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An Object by Any Other Name


September 8, 2009 by Mike Hillwig

In my career, I’ve seen a lot of database objects. And I’ve seen a lot of names, both good and bad. It seems that every shop I’ve worked in talks about naming standards. Unfortuately, those standards aren’t always followed.

I’ve read some of the following ideas about naming standards:

  • Tables should be prefixed with tbl

  • Views should be prefixed v_

  • Stored procedures should be prefixed with usp_

  • Objects should be all UPPERCASE

  • Objects should be all lowercase

  • Objects should use camelCase.

  • Objects should use ProperCase.

  • Tables should reference singular items (order vs orders)

There are a lot of different rules here, and to be honest, I think they’re all crap. What works in your environment probably won’t work in my environment. Rules for a new project may be different than rules for an existing project. Systems developed in-house will probably have different rules for off-the-shelf software that gets customized.

From my perspective, there are four things that actually matter with naming standards.

  1. Choose a standard that works for your environment and stick with it. It needs to work in your environment, and everybody needs to use it. This includes developers, DBAs, report writers, and even managers. As a DBA, we have to enforce those standards. And if it means sending something back to a developer because the standard wasn’t followed, it may mean playing the bad guy. At the same time, we have to lead by example when we put objects in place ourselves.

  2. Object names must make sense. I used to work for a guy who loved to call his temp tables names like #temp, #temp1, and #temp2. What the hell is in that table? If we had a naming standard to enforce, it would have been an awful lot easier to manage this situation. In my current environment, an off-the-shelf product has a table that stores customer orders. Naming this table something like CustomerOrders, customer_orders, or even OrdersCustomer would make perfect sense to me. I know by looking at the name that the table stores customer orders. However, this particular vendor decided that co would be a perfectly valid object name. Yes, the table name is co. It’s hard to yell at a developer you’ve never met.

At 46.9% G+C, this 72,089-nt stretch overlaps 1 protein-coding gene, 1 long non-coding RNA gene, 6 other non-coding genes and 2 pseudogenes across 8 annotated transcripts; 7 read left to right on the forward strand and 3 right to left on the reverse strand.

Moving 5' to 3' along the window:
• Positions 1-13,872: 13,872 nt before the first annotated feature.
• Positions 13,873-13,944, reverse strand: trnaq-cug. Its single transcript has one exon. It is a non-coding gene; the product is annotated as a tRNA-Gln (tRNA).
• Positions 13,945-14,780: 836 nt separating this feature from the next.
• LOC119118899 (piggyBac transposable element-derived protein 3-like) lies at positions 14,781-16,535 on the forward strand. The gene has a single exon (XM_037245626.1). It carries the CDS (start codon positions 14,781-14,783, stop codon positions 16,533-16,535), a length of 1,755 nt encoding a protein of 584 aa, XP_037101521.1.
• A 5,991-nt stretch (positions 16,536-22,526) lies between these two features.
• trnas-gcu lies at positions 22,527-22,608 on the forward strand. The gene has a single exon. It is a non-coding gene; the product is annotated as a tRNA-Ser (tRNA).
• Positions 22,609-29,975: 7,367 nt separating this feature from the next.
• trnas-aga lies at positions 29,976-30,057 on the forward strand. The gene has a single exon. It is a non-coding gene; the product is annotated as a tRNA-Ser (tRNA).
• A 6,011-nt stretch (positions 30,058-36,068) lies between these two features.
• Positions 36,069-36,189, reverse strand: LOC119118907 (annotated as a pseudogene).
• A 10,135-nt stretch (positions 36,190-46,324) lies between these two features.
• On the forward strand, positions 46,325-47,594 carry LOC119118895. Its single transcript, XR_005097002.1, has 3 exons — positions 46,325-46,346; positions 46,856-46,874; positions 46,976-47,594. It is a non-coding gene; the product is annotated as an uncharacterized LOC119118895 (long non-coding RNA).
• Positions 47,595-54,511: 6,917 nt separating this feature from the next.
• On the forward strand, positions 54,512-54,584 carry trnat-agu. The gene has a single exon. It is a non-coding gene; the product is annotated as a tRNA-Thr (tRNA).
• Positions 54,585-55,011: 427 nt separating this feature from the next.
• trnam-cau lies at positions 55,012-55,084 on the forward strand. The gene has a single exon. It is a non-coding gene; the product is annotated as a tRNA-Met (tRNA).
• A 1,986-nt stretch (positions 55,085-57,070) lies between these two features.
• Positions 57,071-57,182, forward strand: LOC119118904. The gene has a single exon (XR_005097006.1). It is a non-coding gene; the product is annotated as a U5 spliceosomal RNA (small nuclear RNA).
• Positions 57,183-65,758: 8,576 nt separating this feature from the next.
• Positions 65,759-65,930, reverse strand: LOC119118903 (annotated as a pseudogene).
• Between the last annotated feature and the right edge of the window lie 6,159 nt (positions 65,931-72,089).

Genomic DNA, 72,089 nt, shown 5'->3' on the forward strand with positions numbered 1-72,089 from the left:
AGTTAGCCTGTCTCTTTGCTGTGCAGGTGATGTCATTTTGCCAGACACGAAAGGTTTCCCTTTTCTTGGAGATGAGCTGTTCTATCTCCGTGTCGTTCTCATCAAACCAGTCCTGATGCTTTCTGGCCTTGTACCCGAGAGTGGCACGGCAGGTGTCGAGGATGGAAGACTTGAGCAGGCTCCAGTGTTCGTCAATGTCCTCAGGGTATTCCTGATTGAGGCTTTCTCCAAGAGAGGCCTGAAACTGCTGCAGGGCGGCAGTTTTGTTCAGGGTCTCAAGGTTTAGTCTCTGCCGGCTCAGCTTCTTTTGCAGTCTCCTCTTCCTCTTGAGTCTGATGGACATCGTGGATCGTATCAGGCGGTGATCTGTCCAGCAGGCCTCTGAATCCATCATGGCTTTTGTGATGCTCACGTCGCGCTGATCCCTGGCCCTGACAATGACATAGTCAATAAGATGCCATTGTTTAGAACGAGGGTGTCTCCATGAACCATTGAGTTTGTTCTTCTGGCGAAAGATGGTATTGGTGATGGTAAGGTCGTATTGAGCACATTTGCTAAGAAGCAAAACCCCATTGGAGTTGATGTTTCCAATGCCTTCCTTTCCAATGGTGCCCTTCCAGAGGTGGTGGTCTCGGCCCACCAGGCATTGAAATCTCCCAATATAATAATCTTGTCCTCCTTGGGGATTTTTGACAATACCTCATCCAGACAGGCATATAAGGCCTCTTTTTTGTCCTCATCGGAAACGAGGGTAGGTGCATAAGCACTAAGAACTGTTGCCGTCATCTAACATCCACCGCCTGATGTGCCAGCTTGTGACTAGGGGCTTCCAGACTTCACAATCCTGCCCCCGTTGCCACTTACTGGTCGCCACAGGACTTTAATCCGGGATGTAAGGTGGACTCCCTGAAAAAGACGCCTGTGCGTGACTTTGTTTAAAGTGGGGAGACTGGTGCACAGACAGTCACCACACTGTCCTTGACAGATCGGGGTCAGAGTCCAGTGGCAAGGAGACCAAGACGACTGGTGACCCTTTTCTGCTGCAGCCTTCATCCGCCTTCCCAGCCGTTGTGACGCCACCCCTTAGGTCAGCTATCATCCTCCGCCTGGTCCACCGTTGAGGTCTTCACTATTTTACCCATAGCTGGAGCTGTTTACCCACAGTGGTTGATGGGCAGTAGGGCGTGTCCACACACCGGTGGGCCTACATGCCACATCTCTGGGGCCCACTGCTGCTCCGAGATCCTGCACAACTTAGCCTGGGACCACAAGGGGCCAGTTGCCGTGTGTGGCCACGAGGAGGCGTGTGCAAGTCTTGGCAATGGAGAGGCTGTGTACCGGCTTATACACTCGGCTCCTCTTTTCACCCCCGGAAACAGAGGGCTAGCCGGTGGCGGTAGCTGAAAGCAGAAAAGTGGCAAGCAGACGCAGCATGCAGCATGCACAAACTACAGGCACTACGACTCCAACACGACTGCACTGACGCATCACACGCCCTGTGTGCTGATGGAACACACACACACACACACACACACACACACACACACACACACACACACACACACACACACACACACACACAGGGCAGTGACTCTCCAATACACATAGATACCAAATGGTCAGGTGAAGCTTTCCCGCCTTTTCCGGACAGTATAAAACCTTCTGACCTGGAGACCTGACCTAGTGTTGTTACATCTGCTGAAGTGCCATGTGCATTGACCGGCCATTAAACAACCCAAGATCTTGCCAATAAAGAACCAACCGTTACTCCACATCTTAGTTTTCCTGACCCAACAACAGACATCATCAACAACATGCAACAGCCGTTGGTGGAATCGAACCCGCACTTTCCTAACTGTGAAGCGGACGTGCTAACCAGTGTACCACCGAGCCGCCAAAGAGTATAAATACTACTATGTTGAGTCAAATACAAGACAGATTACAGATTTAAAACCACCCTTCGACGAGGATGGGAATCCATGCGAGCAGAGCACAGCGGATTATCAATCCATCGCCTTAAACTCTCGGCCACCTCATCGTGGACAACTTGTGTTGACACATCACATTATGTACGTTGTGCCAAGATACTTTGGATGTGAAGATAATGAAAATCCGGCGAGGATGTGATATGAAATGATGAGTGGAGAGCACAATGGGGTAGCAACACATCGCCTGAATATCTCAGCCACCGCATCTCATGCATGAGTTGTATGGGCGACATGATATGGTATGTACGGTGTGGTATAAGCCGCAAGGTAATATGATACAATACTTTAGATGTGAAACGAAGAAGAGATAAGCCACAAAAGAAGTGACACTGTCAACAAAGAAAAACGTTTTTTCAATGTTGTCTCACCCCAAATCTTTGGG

3. SQL Server allows your object names to be upto 30 characters. Don’t be afraid to use them. I’ve already ranted about calling the customer orders table co. Other names that are too brief would be custord or custordr. I once had a developer tell me that he preferred to abbreviate object names because it was less work for him when writing code. It’s one of the few times I will advocate physical abuse of a developer. That’s just being lazy. Now that most editors have some form of code completion, I just don’t buy that.

  4. Object Names should not use reserved words or variations of them. This should be a given. Not everyone gets it, though.

No two environments are the same. Use what works for you. When everybody follows the standard, the standard works for everybody.